Swedish clothing retailer H&M on Monday said it is developing a plan to ensure about 850,000 textile workers earn a “living wage” by 2018.
Hennes & Mauritz, the world’s second-largest clothing retailer, said it will begin its pay strategy with three factories -- two in Bangladesh and one in Cambodia -- by 2014. The plan involves improving its purchasing practices to ensure its suppliers pay workers the true cost of labor, the company said.
“It has always been our vision that all textile workers should be able to live on their wage,” a statement by the company said. “We believe that the wage development, driven by for example governments in some countries, is taking too long, so we want to take further action and encourage the whole industry to follow.”
Helena Helmersson, global head of sustainability at H&M, unveiled details of the plan at the first-ever Living Wage in International Supply Chains conference in Berlin on Monday.
The proposal did not specify what those wages would be but indicated the review process would help identify labor costs to pay workers accordingly.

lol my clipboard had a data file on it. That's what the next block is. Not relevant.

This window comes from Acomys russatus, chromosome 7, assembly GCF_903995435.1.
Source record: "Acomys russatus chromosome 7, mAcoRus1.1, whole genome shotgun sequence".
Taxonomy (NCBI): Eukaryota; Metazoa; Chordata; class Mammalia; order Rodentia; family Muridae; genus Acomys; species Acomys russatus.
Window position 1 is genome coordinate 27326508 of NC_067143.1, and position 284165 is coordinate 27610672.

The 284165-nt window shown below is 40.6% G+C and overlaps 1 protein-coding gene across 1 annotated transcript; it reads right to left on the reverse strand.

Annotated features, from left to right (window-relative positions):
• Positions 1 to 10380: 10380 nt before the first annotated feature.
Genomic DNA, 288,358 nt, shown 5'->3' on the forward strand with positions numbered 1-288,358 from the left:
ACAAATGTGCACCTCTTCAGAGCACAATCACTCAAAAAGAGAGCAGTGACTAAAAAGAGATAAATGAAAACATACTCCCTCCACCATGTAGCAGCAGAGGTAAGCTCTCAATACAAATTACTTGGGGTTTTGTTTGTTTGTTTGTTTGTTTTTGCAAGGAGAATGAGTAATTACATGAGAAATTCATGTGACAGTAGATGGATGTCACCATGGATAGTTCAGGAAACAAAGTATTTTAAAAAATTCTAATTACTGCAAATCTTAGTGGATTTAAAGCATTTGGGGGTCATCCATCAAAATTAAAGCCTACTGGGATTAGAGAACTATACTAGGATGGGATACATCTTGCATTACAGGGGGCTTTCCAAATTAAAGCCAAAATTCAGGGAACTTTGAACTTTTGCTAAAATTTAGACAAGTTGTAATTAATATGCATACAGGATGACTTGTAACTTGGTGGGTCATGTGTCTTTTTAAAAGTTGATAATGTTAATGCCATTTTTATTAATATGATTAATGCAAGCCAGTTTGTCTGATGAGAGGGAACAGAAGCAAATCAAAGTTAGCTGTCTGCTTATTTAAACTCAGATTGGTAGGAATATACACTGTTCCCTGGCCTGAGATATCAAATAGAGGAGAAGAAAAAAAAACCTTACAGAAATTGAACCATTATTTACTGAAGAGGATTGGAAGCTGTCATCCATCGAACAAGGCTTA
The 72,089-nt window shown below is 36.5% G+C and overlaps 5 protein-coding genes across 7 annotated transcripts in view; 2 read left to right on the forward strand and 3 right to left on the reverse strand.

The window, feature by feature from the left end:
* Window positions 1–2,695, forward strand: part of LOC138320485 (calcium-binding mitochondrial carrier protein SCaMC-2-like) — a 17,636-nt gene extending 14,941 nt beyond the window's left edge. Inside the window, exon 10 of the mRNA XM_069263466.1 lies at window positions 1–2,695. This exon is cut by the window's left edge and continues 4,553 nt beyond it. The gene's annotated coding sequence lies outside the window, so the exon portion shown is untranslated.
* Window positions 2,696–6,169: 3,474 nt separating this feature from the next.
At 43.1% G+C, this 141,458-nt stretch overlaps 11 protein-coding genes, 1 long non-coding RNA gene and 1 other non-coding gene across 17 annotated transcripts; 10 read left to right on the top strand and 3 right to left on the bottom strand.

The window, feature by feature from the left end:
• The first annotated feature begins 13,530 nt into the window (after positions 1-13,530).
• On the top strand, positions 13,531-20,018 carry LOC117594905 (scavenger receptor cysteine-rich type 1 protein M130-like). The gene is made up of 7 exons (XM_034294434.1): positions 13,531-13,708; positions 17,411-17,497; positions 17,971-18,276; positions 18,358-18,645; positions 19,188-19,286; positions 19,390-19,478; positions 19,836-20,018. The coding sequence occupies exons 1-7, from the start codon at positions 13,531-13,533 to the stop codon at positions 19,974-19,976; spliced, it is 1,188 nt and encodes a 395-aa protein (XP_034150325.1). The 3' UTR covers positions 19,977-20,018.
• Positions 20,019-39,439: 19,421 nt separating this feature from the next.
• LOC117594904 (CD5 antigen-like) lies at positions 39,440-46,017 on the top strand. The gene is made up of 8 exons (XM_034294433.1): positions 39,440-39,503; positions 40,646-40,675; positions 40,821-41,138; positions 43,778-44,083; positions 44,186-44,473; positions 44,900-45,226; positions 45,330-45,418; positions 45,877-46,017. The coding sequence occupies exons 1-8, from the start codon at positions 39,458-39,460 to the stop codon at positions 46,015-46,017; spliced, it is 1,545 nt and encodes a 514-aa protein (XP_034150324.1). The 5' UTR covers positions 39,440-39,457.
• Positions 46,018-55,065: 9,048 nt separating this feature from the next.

By 2018, H&M said it plans to raise wages at 750 of its suppliers, which make 60% of the company’s goods.
Most of the retailer’s garments come from factories in Asia, including Bangladesh, where the collapse of a clothing factory killed 1,129 garment workers. It became the deadliest garment-factory accident and prompted calls for Western retailers to force suppliers to improve working conditions.
In the aftermath of the deadly factory collapse, H&M, the largest buyer of clothing made in Bangladesh, was the first company to sign a safety pact to improve factory conditions in that country, where garments account for about 80% of exports.
H&M’s living wage plan urges Bangladesh and Cambodia’s government to raise the minimum wage and revise it annually.
[For the record, 12:00 p.m. PST Nov. 25: An earlier version of this article incorrectly referred to H&M as a Swiss company. The company is based in Sweden.]